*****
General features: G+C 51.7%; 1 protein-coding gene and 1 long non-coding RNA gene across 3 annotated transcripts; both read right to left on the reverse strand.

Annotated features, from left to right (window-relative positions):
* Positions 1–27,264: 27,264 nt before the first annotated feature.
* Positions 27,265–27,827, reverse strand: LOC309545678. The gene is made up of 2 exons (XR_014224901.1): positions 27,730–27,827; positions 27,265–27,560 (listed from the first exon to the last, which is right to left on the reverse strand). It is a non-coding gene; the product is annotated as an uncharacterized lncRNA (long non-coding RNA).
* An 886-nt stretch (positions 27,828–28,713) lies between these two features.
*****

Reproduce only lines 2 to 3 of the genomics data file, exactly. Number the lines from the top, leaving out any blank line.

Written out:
Annotated features, from left to right (window-relative positions):
* Positions 1–27,264: 27,264 nt before the first annotated feature.